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18 carat white gold jewellery alloys
Christian P. Susz,Michel H. Linker
Gold Bulletin , 1980, DOI: 10.1007/BF03215124
Abstract: It is usual to distinguish between two types of white gold jewellery alloys according to the metal (nickel or palladium) primarily responsible for the ‘bleaching’ of the colour of the gold. The authors of this article point out that such differentiation is artificial from a metallurgical point of view. They illustrate the practical advantages of considering both nickel and palladium white golds as based on the gold-silver-palladium system.
18 carat yellow gold alloys with increased hardness
Rainer Süss,Elma van der Lingen,Lizelle Glaner,Madeleine du Toit
Gold Bulletin , 2004, DOI: 10.1007/BF03215213
Abstract: An investigation was carried out by Mintek to examine the influence of a range of alloying additions (titanium, vanadium, chromium, molybdenum, cobalt, zirconium, boron, aluminium, silicon, zinc, platinum, palladium, rhodium, iridium and ruthenium) on the formability, hardenability and colour of 18 carat gold alloys. This paper provides chemical formulae for yellow 18 carat gold alloys that have hardnesses which are higher than the hardnesses of the corresponding conventional 18 carat alloys, in particular in excess of 300 HV, but with colours similar to conventional 18 carat gold. A preparation method for the alloys will also be described, which includes the steps of melting, annealing, quenching, cold working and age hardening.
New white gold alloys
I. Bruce MacCormack,John E. Bowers
Gold Bulletin , 1981, DOI: 10.1007/BF03216555
Abstract: Modification of the colour of gold by the addition to it of other metals is important for jewellery applications. The potential of modern equipment for measuring spectral reflectance for the identification of promising new white carat gold compositions is illustrated by this account of a study of the bleaching and other effects of various metals incorporated in 18 carat jewellery alloys containing 10 per cent palladium.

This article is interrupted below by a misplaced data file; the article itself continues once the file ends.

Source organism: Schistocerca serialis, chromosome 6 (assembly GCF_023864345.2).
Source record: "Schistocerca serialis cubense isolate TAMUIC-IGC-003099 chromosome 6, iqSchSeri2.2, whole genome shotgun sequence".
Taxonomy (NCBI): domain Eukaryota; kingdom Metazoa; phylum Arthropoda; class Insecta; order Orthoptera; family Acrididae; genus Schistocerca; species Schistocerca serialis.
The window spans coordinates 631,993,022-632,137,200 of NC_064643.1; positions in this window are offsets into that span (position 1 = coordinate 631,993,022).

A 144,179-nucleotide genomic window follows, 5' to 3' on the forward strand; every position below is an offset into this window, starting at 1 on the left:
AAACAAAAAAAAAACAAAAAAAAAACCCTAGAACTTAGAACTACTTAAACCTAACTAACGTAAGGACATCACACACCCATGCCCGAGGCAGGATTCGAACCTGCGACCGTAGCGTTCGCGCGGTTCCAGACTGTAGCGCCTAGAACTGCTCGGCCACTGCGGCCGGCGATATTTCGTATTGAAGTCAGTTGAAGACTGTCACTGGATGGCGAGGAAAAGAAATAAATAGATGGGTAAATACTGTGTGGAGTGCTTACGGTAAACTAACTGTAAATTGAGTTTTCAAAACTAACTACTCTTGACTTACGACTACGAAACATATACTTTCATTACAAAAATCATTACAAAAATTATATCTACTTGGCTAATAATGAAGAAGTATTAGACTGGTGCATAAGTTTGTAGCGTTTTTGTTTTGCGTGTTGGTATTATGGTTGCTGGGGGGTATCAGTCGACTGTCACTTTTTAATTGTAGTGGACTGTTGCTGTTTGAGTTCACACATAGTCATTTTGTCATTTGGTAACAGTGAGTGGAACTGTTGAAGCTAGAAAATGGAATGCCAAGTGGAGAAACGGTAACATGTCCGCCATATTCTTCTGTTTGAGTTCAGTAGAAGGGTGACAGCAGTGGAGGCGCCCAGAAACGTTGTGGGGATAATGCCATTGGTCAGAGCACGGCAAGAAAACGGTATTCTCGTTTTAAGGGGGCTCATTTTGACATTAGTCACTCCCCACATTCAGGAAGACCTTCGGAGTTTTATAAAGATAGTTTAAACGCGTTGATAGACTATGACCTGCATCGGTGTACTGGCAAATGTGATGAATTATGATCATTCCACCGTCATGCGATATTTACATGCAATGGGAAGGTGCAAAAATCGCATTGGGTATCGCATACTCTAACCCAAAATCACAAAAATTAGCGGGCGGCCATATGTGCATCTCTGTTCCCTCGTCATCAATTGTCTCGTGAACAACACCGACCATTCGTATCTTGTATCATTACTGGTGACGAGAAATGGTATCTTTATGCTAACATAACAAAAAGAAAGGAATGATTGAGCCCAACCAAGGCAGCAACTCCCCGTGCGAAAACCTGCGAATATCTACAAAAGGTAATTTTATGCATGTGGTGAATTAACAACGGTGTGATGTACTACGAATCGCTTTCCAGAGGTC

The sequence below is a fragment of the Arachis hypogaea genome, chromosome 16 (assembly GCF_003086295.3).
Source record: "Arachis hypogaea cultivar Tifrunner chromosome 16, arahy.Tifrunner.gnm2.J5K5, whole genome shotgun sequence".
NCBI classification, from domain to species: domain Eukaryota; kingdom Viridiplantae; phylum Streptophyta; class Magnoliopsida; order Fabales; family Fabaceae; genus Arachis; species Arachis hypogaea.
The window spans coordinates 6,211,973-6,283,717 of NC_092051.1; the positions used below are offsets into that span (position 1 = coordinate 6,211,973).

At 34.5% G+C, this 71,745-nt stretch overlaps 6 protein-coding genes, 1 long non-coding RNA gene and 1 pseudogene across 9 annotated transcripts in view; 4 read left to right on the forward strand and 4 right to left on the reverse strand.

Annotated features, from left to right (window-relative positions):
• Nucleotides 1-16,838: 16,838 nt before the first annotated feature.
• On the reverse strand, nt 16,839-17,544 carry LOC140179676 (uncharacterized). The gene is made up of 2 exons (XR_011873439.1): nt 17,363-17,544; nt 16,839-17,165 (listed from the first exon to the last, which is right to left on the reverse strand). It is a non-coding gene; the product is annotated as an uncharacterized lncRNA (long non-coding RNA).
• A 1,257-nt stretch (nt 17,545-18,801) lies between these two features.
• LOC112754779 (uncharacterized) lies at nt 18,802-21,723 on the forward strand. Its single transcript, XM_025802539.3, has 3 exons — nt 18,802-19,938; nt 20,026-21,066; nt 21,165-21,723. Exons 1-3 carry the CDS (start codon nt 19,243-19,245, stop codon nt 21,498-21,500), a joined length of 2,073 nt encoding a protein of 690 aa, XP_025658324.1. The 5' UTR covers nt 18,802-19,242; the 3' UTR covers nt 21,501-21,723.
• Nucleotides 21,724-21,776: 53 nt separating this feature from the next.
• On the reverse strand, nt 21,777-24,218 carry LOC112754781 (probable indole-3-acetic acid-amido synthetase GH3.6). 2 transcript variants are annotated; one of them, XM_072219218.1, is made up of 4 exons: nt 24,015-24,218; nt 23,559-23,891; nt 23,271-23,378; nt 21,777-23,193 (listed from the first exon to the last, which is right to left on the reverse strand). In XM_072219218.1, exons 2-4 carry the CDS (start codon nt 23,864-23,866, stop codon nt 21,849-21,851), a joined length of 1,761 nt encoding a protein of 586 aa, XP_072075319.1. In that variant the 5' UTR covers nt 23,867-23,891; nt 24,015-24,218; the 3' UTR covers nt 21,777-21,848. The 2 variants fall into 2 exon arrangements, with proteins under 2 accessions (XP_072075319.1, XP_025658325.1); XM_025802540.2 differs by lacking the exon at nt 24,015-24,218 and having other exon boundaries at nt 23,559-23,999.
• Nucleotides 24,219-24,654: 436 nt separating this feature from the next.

The metallurgy of some carat gold jewellery alloys
Allen S. McDonald,George H. Sistare
Gold Bulletin , 1978, DOI: 10.1007/BF03215089
Abstract: The classification of gold alloys in terms of caratage and colour provides no guidance as to the properties and working characteristics of the many carat gold alloys used in jewellery fabrication. Logical relationships do exist, however, between the composition, metallurgical structure and properties of such alloys, and these emerge from a study of the phase diagrams of the alloy systems involved. Part I of this review deals with coloured gold alloys. Part II will discuss their nickel containing counterparts and will appear in the next issue of Gold Bulletin.
The metallurgy of some carat gold jewellery alloys
Allen S. McDonald,George H. Sistare
Gold Bulletin , 1978, DOI: 10.1007/BF03216534